Most of it is wasted, aiming to the skies
© Beatriz Moisset
Could it be that we have too many outdoor lights? Night lights have become so abundant that they can be seen from space. Large cities are beacons made of myriads of tiny dots of light. The planet has never seen anything like it before. We know the benefits of good illuminated streets and public areas. Could there be some drawbacks too?
For one thing, we have lost the ability to see the night sky in all its splendor. Most stars have become invisible to city dwellers. Even in the suburbs and some distance from large cities, lights affect our vision of the sky. Astronomers regret this deeply and have some suggestions on how to mitigate the impact of night lights.
Night lights have other effects worth discussing. We all know that moths are attracted to lights. We often see a handful of them flying aimlessly around our porch lights or finally settling on a wall for the rest of the night. They are still there the next morning and remain still for the day since they are not day fliers.
How does this affect moths? Undoubtedly, such behavior may cost some of them their lives by exhaustion and lack of food. Does it matter?
Many moths are pollinators of night flowers. Nature is rich in its approaches to issues. Although most flowers bloom and are pollinated during the day, preferably when the sun is shining, a few take advantage of the darkness of dawn and dusk and even the middle of the night. Thus, they take advantage of certain flower visitors that have developed a similar strategy, namely being active at night.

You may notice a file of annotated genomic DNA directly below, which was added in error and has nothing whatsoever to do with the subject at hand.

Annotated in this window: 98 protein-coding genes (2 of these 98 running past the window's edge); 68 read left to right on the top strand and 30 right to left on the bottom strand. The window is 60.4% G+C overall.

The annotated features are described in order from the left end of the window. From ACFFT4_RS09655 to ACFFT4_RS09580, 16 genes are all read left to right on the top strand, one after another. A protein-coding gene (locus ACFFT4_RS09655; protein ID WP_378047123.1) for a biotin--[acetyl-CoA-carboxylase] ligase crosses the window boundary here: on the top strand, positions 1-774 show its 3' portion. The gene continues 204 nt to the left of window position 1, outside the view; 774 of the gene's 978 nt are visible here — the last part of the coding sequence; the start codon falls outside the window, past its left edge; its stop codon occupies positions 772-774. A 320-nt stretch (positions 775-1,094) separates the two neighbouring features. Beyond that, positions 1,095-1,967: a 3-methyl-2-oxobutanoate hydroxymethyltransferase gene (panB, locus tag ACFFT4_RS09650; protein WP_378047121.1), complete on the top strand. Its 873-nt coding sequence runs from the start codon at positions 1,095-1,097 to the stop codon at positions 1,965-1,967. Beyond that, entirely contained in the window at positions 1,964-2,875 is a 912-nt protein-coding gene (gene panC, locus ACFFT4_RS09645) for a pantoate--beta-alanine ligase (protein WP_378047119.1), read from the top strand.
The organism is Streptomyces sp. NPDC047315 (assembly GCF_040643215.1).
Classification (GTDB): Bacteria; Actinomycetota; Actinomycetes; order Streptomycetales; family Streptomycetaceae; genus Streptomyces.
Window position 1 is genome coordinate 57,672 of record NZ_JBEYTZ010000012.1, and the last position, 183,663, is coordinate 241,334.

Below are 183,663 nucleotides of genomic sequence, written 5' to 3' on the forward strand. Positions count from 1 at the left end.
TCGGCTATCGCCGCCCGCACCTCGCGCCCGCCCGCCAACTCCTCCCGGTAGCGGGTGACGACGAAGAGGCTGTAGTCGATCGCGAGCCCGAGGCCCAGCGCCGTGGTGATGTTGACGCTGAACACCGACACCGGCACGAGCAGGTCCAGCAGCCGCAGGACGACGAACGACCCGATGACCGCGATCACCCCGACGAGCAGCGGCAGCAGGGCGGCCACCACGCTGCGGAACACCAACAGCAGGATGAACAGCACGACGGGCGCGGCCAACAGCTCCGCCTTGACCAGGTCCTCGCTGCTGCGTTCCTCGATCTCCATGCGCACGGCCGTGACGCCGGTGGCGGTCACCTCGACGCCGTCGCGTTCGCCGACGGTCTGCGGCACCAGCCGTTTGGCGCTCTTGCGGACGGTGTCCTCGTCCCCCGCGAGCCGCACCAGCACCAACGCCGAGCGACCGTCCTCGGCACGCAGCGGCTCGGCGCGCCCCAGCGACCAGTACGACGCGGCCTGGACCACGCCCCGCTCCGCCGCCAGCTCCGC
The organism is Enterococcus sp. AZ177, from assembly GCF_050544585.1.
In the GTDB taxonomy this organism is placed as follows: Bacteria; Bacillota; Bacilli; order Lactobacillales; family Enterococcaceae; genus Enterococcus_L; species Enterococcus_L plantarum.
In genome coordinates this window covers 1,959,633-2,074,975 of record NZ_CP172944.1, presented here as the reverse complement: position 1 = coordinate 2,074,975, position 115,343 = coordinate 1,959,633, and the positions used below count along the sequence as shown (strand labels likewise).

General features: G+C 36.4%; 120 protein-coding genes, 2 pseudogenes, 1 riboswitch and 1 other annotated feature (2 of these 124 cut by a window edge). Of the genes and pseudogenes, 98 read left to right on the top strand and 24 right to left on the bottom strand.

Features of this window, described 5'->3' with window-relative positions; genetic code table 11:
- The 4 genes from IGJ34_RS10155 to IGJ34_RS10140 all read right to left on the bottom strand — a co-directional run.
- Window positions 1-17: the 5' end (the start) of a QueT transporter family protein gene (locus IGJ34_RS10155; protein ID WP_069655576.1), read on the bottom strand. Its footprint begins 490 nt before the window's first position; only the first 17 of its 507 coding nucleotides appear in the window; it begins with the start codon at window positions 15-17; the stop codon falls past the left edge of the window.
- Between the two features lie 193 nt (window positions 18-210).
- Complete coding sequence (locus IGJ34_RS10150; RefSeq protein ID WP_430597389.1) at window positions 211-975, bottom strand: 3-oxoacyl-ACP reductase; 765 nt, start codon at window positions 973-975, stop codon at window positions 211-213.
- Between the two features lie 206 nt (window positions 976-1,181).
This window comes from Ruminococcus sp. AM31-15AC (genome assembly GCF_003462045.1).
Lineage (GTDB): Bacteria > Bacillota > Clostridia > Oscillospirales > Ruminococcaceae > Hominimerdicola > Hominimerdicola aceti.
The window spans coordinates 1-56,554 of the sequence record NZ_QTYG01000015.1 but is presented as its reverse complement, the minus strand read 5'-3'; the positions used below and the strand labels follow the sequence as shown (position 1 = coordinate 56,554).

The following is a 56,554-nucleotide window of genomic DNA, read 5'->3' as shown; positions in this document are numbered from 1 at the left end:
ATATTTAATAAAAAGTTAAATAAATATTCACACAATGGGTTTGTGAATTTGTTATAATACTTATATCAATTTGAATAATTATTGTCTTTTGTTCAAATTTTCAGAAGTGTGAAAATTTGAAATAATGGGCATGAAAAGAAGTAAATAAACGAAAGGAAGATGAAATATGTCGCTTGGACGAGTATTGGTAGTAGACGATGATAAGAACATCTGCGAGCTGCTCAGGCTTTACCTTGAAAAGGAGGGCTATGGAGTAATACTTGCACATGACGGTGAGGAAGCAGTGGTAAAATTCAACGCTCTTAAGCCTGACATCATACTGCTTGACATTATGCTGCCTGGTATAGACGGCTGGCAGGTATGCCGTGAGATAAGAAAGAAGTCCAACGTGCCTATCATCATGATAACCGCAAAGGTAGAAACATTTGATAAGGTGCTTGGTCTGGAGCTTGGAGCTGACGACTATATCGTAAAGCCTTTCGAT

Thyatira lorata moth
Attracted to night lights and
spending the day where it finally rested
© Beatriz Moisset
This is how a partnership has developed between some flowers and nocturnal moths. Ordinarily, such flowers are white or cream colored and have strong scents, better to attract their pollinators. Moths, in turn, have good night vision and a strong sense of smell.
Getting back to light pollution, if it kills moths, it too may be affecting the pollination of night blooms. We don't know this for sure, but there are strong indications that this is the case. Also some evidence points to night lights affecting the growth of some plants by getting their schedule confused.
We should follow the suggestions provided by several websites on how to minimize light pollution, for instance the Florida AtlanticUniversity website covers a lot of ground. One useful recommendation is "no light should be emitted above the source's horizontal plane."
The Mother Nature Network lists five ways you can reduce light pollution:
- Start with the light switch
- Check with your power company to see if you're paying for outdoor lighting
- Consider replacing outdoor lights with intelligently designed, low-glare fixtures
- Place motion sensors on essential outdoor lamps
- Replace conventional high-energy bulbs with efficient outdoor CFLs and LED floodlights
However most of these ideas, although excellent provide no significant protection to pollinators and their plants. For this purpose one valuable tip is to abstain from lighting the landscape. There is no real need to illuminate your trees, shrubs and the general area where they grow, so let us give up this kind of lighting, please.